An inquisitive mind
Computer Sweden magazine named Sara Mazur the most powerful IT woman in the country in 2014. That’s quite an achievement for someone who never planned her career.
Born: 1966 in Gothenburg, Sweden
Lives: A renovated home from the 1800s just outside of Stockholm
Works: Kista, northwest of central Stockholm
Family: Husband, son and daughter plus husband’s two grown daughters
Favourite pastime/hobbies: Horseback riding, skiing and other outdoor activities, old houses, good food and good wine
Education: MSc and PhD in fusion plasma physics from Sweden’s Royal Institute of Technology
Awards: Named the “Most Powerful IT Woman in Sweden” by Computer Sweden and “Female Role Model of the Year” by the telecom branch newsletter Telekomnyheterna in 2014. She has also received an honorary doctorate from Luleå University of Technology.
Hidden talent: “I’m really good at assembling IKEA furniture. It’s like building Lego, but for grownups. I like doing constructive work.”
Sara Mazur always knew that she wanted to work with research, but extensive career planning was not part of the equation. She surely never envisaged that she would one day become head of research at Swedish IT and telecoms giant Ericsson. Looking back, Mazur says, “I don’t think you should spend too much time planning your career, but focus on what you enjoy and do a good job.”
Mazur came to Ericsson in 1995, armed with a PhD in the field of fusion plasma physics. She spent the early years doing research on adaptive antennas. In 2012 she became head of research. “It’s great to work at a company that is in the technological forefront and with technology that affects everyone’s life,” Mazur says.
With all of the technology choices around, perhaps Mazur’s biggest challenge is zeroing in on the technology that will be most valuable for the company down the road.
5G systems are one of the focus areas that Ericsson Research is betting on. It is also focusing its research on networks and clouds for the networked society, ICT (information and communications technology) transformation of industries and service delivery, and next-generation management and operation, including big data and analytics.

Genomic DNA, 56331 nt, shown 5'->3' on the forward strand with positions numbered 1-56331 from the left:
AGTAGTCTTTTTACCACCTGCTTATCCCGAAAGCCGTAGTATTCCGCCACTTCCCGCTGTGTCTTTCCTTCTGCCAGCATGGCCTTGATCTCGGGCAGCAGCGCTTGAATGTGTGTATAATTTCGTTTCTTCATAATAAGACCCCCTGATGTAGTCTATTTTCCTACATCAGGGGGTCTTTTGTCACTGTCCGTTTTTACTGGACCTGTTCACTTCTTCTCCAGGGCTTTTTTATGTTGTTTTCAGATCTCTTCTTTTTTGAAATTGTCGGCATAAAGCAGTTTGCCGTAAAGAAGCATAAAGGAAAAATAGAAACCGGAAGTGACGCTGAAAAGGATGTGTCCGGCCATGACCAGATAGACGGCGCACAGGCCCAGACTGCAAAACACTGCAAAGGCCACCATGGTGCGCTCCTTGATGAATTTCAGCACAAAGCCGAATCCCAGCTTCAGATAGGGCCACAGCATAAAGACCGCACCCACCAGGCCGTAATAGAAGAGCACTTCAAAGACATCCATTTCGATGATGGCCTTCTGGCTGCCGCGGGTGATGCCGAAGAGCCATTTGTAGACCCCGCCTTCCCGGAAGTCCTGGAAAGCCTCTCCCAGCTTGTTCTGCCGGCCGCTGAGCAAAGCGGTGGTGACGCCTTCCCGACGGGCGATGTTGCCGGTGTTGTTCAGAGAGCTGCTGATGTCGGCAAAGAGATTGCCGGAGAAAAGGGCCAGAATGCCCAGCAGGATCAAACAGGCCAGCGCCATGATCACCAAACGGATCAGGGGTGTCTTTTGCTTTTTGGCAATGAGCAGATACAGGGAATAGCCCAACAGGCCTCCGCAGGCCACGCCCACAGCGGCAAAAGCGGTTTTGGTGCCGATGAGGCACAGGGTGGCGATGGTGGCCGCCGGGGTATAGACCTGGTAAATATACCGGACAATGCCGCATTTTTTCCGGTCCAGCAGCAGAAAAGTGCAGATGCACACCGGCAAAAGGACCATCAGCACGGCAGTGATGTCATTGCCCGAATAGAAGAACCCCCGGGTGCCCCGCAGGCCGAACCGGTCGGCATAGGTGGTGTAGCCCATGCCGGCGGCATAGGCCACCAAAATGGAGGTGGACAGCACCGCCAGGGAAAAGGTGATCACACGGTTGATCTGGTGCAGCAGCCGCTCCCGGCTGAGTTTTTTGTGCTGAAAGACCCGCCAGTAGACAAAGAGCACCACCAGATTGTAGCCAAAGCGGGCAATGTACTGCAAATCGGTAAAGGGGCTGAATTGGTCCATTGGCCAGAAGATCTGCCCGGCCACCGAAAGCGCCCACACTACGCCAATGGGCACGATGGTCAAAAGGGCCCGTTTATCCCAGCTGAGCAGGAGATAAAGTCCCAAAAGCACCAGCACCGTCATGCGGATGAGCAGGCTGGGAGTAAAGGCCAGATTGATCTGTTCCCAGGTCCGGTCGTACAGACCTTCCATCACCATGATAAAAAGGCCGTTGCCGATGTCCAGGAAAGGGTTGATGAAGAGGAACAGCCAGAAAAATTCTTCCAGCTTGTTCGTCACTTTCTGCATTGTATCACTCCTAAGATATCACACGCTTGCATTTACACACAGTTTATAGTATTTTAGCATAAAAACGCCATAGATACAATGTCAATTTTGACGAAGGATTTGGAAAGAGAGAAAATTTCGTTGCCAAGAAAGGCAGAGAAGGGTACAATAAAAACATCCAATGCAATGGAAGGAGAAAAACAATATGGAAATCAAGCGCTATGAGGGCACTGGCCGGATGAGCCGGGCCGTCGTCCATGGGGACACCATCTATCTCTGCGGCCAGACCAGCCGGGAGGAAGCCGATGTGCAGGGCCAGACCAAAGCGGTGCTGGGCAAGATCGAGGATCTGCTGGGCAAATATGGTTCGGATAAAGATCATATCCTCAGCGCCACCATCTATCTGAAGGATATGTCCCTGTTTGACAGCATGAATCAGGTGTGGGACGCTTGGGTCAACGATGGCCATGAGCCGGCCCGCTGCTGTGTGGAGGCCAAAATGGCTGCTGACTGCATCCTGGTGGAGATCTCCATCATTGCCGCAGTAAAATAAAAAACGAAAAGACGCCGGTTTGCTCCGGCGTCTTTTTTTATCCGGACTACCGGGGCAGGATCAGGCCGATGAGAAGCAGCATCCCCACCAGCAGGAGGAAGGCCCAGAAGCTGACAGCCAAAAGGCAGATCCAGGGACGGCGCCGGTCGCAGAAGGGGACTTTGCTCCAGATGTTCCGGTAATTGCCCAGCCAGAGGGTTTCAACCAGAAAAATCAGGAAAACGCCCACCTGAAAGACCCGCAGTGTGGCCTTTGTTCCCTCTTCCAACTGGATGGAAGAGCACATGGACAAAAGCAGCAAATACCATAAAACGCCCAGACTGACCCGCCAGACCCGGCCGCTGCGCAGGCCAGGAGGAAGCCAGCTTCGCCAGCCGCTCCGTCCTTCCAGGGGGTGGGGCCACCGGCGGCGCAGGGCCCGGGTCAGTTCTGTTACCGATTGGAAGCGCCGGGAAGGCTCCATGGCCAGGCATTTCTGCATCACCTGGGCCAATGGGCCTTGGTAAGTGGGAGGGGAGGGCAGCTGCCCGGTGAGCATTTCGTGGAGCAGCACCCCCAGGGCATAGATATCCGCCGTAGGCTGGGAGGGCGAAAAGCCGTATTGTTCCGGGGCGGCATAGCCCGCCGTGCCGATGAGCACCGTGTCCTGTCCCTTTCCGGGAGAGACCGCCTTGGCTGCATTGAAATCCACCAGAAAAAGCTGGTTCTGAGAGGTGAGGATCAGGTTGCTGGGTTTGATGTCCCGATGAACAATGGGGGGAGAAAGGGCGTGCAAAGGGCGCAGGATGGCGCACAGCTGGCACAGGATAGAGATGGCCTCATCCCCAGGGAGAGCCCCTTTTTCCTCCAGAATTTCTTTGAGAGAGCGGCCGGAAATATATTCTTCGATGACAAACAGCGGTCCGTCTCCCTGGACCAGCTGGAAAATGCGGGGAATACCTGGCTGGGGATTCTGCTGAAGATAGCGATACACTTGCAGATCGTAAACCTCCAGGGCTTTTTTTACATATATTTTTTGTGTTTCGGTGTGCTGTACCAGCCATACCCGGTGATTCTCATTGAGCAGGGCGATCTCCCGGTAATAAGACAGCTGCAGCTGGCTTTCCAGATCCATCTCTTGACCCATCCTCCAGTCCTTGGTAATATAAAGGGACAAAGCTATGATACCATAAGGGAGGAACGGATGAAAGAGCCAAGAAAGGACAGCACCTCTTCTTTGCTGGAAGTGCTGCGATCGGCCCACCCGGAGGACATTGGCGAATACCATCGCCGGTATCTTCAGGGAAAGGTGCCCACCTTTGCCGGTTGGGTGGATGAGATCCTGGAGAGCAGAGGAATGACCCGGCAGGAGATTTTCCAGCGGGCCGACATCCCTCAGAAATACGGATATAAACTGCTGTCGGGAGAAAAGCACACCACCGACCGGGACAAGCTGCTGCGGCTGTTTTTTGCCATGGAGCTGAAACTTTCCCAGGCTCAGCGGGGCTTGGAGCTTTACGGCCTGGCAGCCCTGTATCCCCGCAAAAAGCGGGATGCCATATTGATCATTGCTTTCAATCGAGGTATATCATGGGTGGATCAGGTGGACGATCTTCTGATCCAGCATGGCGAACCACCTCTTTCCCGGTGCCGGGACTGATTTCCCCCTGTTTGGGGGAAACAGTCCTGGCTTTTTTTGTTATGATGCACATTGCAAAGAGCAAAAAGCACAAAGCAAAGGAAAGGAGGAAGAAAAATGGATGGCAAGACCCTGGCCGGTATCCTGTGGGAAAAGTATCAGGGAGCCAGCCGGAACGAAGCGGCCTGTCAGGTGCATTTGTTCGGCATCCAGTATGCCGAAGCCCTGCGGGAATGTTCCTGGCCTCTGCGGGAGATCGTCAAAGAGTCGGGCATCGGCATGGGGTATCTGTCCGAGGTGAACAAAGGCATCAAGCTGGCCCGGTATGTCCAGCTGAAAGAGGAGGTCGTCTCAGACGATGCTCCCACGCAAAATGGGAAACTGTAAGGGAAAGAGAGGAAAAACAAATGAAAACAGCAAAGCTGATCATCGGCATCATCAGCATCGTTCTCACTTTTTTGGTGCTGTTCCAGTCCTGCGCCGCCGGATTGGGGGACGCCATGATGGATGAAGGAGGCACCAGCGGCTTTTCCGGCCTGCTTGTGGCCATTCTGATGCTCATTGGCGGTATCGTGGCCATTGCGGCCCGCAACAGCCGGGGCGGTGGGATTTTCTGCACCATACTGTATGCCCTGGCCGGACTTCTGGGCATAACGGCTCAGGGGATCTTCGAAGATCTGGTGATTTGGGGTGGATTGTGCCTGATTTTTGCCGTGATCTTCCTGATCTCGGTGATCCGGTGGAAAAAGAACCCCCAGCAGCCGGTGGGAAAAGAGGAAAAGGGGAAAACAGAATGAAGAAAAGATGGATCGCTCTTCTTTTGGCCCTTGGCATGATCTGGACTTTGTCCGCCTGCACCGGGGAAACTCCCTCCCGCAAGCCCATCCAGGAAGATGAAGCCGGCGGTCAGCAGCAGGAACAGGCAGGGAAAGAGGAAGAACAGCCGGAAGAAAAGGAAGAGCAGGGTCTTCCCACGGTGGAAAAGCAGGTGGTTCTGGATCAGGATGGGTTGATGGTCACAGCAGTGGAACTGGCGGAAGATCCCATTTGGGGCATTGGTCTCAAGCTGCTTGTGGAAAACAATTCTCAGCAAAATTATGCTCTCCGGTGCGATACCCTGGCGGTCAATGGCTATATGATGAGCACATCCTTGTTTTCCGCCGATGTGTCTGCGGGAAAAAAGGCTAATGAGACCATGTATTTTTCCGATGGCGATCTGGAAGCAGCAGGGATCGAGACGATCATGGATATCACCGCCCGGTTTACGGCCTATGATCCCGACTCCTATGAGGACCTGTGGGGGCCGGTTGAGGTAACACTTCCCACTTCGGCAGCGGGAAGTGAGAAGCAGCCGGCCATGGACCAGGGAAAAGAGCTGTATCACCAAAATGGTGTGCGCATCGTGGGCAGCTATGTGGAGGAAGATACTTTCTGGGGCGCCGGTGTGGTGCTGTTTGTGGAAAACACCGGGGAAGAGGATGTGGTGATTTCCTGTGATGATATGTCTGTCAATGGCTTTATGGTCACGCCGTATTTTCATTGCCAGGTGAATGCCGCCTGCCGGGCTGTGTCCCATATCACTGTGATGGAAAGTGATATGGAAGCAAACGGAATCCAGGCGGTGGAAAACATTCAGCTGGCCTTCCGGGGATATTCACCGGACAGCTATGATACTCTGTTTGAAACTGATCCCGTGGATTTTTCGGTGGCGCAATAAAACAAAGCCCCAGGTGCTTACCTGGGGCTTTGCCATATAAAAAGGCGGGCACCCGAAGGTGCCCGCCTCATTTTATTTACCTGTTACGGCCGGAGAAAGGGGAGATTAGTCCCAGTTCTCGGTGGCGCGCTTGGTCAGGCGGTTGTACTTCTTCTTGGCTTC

Ericsson Research has also started something called the Ericsson Garage, a technology incubator. Anyone can propose an idea and, if it is accepted, leave his or her regular work behind to concentrate on turning the innovation into a prototype.
One innovation that came from the Garage is a tool for remote banking that was developed with a Swedish bank. Another product from the Garage is an application with Universal Music to stream live events on mobile phones and instantly project them onto a screen.
“Innovation can be a challenge in a large company like ours with a big legacy,” Mazur admits, but emphasizes that part of the company culture is that it’s OK to fail. “If we work on something that doesn’t result in a product, it’s OK, because we have still learned something in the process.”
But obviously, success hasn’t eluded the company. Some 40 percent of the world’s mobile traffic is carried over Ericsson networks, and the company holds more than 35,000 patents. In the past, when Mazur had more time to be hands-on, she herself patented 69 inventions – mainly having to do with smart antenna systems for mobile communication systems.
“Good inventions come out of doing good work and from having interesting problems to solve,” she says. “When you have a problem that you can’t solve, you tend to think about it all the time, so the solution can come at any time. You may think ‘Aha, so that’s how it works’ while doing the dishes.”
Mazur has always been interested in how things work. “I liked helping my father fix things at home and I always liked math – its logic and objectiveness suit me,” she says.
To help stay on top of the trends, Mazur spends a good deal of time talking to people and taking part in their work. “There’s a lot of technology sharing that goes on within the company, and I have 650 brilliant people in Ericsson Research to help me keep up,” she says, adding that about half of the people within Ericsson Research have a PhD and the rest have master’s degrees.
So what kind of world does someone working on the cutting edge of technology foresee for the future?
“When I was a kid I thought that my grandmother, who was born in 1900, had experienced a lot – the introduction of cars, TV and so many other things. But I’ve experienced many dramatic changes and my kids are experiencing even more. For kids today it is difficult to envisage a life without Google and the Internet – or even when there was strictly fixed telephony. How technology will change our lives remains to be seen, but one thing we do know is that this technological revolution will continue to evolve and the pace will be quicker and quicker.”